Patriots can deal with character concerns


Patriots can deal with character concerns

In 1998, then-Patriots Vice President of Player Personnel Bobby Grier was asked about Marshall wide receiver Randy Moss. Moss had a checkered college career, bouncing from Notre Dame to Florida State, never playing a snap for either team as brawls, weed and a jail stretch landed him in Division 1-AA.

Said Grier, "The guy's an awesome talent. Some people may be willing to give him a chance. I don't think he's the kind of guy that we need to bring in here.''

The scar from the 1996 selection and release of Nebraska hoodlum Christian Peter was still fresh when Grier was asked about Moss. Peter, drafted in the fifth round by the Bill Parcells administration, was let go a week later when his criminal background came to light. The selection of Peter was an embarrassment for ownership; his forced release was an affront to Parcells and the football staff.

As Grier said in the 1998 predraft press conference with the media, "We've learned that some people we don't move down our board; they get moved off our board."

Irony of ironies, Moss was on the Patriots less than a decade later, catching 23 touchdowns.

But Moss came aboard under a far different administration than the reactionary post-Parcells braintrust of Grier and Pete Carroll. Moss was dealt for by Bill Belichick whose personnel gambles and bona fides were well-established by 2007.

The current Patriots are very amenable to rolling the dice on a player with a questionable track record.

They do it with veterans (Moss, Bryan Cox, Ted Washington, Corey Dillon, Donte Stallworth). And they've done it often in the draft. Last year, they took Ryan Mallett in the third round after rumors of drug use and thuggery drove his stock down. In 2010, they took Brandon Spikes and Aaron Hernandez who had weed suspensions on their records. In 2007, they took Brandon Meriweather despite his on-field stomping of FIU players and a little gunplay activity at the U.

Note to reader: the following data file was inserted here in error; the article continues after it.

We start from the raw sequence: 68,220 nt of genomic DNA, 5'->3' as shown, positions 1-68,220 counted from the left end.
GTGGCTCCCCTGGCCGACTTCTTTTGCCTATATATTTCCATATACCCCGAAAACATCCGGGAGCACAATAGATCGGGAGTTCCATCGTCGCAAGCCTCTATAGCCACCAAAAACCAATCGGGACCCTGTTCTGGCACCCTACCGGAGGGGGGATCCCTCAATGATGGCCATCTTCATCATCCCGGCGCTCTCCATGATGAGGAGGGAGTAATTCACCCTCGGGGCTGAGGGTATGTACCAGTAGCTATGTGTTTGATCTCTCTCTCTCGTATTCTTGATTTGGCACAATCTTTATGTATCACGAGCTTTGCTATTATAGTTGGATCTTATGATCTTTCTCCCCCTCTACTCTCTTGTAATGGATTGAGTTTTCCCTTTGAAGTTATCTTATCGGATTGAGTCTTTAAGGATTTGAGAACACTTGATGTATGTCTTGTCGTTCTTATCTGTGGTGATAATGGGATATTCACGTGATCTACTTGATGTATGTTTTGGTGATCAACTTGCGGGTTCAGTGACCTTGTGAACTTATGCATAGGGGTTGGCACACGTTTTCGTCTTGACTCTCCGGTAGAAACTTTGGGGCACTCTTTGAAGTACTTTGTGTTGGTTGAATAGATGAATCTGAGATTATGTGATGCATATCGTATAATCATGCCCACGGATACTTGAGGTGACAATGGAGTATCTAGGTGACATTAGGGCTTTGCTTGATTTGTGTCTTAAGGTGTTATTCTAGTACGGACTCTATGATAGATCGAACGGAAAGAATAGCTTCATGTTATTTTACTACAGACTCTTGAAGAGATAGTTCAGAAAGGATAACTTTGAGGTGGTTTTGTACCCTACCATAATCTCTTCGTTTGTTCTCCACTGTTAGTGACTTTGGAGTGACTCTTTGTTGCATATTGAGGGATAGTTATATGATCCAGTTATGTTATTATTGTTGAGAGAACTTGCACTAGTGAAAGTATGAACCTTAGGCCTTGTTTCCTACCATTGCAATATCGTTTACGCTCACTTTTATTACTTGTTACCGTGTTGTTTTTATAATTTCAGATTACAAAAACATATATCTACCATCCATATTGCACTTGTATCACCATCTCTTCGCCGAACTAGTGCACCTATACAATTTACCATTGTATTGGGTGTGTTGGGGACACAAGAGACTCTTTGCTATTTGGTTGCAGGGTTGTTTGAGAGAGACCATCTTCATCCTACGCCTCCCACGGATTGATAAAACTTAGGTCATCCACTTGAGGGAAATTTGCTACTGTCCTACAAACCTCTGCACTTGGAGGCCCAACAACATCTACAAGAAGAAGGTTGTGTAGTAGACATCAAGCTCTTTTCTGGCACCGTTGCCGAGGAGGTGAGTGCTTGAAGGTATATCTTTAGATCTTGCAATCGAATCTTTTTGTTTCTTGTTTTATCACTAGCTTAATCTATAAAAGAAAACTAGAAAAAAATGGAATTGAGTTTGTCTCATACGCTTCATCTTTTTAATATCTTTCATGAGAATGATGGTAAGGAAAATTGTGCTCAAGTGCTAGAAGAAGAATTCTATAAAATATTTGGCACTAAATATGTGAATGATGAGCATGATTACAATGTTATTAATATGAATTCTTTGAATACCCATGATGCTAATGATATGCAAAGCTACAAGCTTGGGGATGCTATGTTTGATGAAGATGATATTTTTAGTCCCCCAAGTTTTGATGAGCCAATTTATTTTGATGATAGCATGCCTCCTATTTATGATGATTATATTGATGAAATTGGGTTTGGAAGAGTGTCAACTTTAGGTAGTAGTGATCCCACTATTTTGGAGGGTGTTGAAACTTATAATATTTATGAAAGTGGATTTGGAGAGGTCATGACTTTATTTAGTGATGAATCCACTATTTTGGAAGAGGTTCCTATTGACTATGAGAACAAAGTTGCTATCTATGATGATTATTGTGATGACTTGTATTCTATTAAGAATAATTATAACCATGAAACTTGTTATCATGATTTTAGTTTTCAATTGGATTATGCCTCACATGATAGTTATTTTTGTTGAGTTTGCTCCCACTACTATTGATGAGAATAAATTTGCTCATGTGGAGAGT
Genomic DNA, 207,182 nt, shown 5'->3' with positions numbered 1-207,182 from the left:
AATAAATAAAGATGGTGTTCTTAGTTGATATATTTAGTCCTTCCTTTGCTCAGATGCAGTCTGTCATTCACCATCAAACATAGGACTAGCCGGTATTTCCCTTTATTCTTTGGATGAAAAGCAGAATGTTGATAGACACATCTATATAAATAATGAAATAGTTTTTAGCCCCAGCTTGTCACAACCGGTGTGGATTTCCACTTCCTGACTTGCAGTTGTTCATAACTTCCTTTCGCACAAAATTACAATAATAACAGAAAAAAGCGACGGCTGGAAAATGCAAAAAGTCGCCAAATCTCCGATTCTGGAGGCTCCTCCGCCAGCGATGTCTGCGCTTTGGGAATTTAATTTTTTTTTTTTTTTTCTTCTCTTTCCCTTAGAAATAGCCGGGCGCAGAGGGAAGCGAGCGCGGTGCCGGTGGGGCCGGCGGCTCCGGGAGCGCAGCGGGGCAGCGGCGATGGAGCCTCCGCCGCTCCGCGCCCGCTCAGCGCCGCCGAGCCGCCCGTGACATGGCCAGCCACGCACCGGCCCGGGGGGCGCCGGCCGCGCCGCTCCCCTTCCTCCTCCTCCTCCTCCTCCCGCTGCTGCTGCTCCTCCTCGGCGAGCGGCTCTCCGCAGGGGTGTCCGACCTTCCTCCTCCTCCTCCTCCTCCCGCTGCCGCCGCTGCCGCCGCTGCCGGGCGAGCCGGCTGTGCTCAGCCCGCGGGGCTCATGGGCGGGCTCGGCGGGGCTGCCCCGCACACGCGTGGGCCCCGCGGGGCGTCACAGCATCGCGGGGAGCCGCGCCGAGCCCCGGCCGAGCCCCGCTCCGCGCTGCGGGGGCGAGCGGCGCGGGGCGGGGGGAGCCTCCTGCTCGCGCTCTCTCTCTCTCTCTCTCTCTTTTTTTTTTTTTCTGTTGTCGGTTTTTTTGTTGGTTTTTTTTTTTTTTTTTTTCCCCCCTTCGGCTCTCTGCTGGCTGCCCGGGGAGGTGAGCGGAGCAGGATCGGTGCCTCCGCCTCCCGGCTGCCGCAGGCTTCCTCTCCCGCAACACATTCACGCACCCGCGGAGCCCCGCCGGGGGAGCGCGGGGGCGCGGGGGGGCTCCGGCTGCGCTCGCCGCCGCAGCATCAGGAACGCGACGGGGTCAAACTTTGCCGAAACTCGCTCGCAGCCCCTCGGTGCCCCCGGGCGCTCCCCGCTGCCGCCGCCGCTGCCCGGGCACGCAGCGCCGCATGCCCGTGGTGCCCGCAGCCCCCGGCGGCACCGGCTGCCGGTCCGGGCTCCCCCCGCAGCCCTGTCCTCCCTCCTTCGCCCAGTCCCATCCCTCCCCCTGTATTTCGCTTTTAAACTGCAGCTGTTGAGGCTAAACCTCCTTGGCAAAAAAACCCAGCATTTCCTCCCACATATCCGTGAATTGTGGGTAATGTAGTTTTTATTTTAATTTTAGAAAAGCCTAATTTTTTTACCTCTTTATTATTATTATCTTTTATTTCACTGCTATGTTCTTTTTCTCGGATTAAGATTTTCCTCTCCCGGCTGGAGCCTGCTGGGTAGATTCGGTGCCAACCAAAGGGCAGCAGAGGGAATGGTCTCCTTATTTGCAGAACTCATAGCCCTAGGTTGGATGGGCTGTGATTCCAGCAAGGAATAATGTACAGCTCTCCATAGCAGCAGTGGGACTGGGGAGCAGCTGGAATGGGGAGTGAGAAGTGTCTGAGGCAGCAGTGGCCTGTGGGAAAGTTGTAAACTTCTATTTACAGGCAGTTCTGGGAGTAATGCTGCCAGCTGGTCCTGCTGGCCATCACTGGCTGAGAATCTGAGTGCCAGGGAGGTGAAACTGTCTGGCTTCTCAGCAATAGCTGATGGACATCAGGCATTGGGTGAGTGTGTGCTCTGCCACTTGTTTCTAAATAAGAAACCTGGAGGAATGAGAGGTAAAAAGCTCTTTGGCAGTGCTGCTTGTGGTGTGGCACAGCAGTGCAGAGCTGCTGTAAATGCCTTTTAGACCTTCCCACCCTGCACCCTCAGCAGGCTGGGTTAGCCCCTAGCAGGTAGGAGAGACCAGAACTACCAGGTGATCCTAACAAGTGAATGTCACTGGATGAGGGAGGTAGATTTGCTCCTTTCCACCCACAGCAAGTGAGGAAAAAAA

Meriweather didn't work out. Most guys do, at least for a spell.

On Thursday, Patriots Director of Player Personnel Nick Caserio talked about how the team proceeds when scouting prospects with missteps.

"Sometimes you'll find that some of the information is misinformation so you want to make sure you have the correct information on a player," Caserio explained. "There's a lot of street scuttle or road scuttle and sometimes there's no verification of it so it's important for a team to do its own homework on a player and to make the decision they feel comfortable with."

In this draft, the high-profile player with baggage is North Alabama corner Janoris Jenkins. Jenkins has been on a media tour aimed at answering questions and allaying concerns about his arrests and life decisions. He's been convincing. But there's a lot at stake for Jenkins or any player suddenly faced with doubts.

"You have to try to figure out what's real and what's not given whatever the background may be," said Caserio. "There are other avenues you can explore in addition to face-to-face and it's important to have the right information because I think there's a lot of times there's misinformation out there.

"In the end you have to use your judgment, gut instinct and trust that you have all the accurate information, you feel good enough about whatever that is. You can have a conversation with a kid where you call them on something and they lie to your face. Then you have to figure out what's right, what's wrong."

Because of the Patriots' interest in getting premium value for their picks, they will often face the character conundrum.

Players slip to them because other organizations either don't trust the player or don't trust their locker room to rein him in. Or, maybe even more often, those organizations don't have the clout of success that makes them somewhat impervious to criticism.